Parenthood

Having a first child may turn out to be worse than divorce, unemployment or even the death of a partner – that’s according to a study of German parents.

The purpose of the study was to find out why so many couples state that they plan to have two children but then go on to have just one. New parents who had been childless in earlier rounds of the survey were asked to rate their general satisfaction with life on a scale of one to ten, and this was then compared to their previous responses. About 30 per cent of respondents were as happy or happier, but the majority were less satisfied, and in some cases, quite significant drops were recorded.

So does this mean that having children make us unhappy?

I guess at the outset, it depends on when the question is asked. If I’m in the middle of refereeing an almighty row on a wet Tuesday afternoon, and a researcher rings my doorbell to ask me if I’m happy, my answer might not be very positive. It might be an expletive. But call back an hour later, when we’re all snuggled up on the couch, and the answer might be very different. And I don’t even have a newborn. I’m not sure what my sleep-deprived answer would have been eight years ago, when I was a new first-time mum.

But really, are kids supposed to make us happy? I’m not sure that’s their job. And I don’t know that people decide to start families in order to be happier. I know I went into it with my eyes (half) open – I knew it would be a huge change, I knew my time would never be fully my own again, and I knew that it would be tough. I went into it because I was pretty sure I wanted a family but I didn’t expect my life to be immediately “happier” as a result.

In fact, sometimes being a parent brings out the worst in me. Like when I roar at them for a minor infraction because it’s the eighty-fifth minor infraction of the day. Or when they come in on a Saturday morning and I beg them to go back to bed instead of pulling them in beside me. Or when I rush through the bedtime stories and hush their pleas for one more page.

But sometimes parenting brings out the best in me too.

I don’t sweat the small stuff the way I used to - maybe because I don’t have time to, or perhaps because I have more perspective than before. This was most noticeable when I went back to work after my first maternity leave - the people and projects and meetings that used to drive me crazy just couldn’t dent me anymore. Work was work, but as soon as I walked out the door each evening, it was gone from my mind – no more worrying about what someone had said at a meeting, or the tone of an email. So yes, on the work front, I was happier after kids.

I’m more organised, I fit more in my day, and I make the most of every hour. That’s not to say that people without children aren’t busy – I just know that I personally didn’t have as full a day before kids. Being busy doesn’t necessarily mean being happy, but for me, the more I have to do (and as long as it doesn’t tip over into overwhelming negative stress) the happier I am.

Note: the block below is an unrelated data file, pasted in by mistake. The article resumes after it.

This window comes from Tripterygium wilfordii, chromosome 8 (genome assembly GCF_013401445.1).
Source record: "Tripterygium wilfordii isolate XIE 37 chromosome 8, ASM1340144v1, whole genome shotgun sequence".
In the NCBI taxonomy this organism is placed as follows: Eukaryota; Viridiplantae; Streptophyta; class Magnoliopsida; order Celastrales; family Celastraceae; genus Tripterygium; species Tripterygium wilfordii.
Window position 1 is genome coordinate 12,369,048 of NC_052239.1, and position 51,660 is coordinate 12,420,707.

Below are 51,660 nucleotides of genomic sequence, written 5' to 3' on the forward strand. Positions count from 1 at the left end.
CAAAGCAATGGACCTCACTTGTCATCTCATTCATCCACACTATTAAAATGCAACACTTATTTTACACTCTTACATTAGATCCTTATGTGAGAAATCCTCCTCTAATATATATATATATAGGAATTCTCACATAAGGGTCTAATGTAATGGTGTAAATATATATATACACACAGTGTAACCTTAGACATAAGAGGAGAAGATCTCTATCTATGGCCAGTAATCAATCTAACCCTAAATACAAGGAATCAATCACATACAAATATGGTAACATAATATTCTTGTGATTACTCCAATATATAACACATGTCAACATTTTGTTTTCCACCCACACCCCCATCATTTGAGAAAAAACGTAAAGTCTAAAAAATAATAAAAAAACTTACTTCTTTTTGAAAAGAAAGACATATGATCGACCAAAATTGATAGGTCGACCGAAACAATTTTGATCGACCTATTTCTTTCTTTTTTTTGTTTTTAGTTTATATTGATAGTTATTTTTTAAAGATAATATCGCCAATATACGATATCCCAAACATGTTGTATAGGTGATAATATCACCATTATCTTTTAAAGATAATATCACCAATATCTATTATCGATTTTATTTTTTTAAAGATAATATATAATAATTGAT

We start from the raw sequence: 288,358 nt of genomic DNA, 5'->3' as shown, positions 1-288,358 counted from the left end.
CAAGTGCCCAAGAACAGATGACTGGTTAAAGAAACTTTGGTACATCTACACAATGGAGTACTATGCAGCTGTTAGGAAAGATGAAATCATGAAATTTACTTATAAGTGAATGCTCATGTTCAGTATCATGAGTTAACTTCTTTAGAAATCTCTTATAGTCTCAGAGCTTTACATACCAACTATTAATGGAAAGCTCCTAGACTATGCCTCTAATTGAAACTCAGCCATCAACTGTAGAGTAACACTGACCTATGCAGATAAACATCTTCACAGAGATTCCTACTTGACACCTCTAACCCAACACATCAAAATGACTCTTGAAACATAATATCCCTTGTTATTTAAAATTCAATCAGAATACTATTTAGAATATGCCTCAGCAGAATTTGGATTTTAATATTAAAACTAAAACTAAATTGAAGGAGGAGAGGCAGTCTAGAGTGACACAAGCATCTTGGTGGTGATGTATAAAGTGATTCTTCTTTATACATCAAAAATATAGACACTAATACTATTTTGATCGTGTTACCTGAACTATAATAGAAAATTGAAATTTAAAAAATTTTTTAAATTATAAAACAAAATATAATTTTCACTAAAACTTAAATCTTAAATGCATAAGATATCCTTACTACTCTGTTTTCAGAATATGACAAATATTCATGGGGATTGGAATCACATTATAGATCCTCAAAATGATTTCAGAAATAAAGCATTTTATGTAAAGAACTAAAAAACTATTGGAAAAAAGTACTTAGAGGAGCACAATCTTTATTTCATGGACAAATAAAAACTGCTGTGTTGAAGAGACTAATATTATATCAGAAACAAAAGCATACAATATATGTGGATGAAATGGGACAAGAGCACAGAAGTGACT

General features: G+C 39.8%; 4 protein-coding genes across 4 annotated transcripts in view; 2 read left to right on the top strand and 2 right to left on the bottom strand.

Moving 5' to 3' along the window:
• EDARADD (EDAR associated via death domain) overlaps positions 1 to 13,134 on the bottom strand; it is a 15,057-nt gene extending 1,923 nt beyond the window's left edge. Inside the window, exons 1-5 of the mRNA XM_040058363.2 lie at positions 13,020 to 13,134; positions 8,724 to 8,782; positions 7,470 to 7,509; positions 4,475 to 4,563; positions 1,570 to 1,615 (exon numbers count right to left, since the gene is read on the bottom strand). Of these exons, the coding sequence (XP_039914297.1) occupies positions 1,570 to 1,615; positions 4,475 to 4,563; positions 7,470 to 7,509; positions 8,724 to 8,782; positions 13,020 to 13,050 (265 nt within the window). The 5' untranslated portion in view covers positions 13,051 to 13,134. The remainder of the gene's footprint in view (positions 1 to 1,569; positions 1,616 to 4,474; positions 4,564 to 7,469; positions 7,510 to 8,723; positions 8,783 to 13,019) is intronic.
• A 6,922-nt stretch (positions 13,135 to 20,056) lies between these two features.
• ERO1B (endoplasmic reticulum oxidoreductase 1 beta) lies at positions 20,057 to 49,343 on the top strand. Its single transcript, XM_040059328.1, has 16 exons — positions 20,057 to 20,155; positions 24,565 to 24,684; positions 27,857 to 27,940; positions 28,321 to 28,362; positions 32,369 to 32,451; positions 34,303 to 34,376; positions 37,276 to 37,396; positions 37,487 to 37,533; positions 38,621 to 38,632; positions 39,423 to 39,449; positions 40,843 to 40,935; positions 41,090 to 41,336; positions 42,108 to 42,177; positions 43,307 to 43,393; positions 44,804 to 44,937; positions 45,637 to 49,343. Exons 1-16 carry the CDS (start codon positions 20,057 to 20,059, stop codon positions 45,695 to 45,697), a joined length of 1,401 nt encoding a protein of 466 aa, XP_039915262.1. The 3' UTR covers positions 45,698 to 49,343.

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I’m less selfish than I used to be – I (mostly) don’t resent that most of what I do is ultimately for them, or that I only have a tiny amount of me-time in any given twenty-four hours (except when they’re eating into it by begging for more stories…)

I’m more engaged in the nice stuff than I used to be – the kind of things that used to leave me somewhat cynically on the sidelines now suck me in, because they love them – like children’s birthday parties and kids’ TV and Mother’s Day.

And I’ve learned to find great pleasure in small things – like an ice-cream on the pier or a hot chocolate on a cold night or a little girl cuddle too early on a weekend morning. I now know that my favourite thing to do on a Saturday night is to play “doctors and hairdressers” on the bedroom floor when they’re all in pyjamas. And my next favourite thing is a glass of wine when they’re all finally asleep – small pleasures.

If I’d been surveyed for the German study one year into parenting, I don’t know what my answer would have been. It’s entirely possible that I’d show up as less satisfied with life than before, especially if I’d had no sleep or just been puked on or couldn’t stop the baby crying, or all of the above.

And maybe the computer would churn me out as someone for whom having kids caused dissatisfaction and unhappiness. But it wouldn’t be true. My kids aren’t supposed to make me happy – that’s not their job. I’m supposed to make them happy, and when I’m trying to do that, I become a better version of myself. I’d rate that as happiness.

Andrea Mara is a shoe-obsessed, coffee-loving mother of three from Dublin. When she’s not working or looking after her three kids, she’s simultaneously making tomorrow’s school lunches, eating Toblerone and letting off steam on her blog.

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parenting, being a parent, study, happiness, attitudes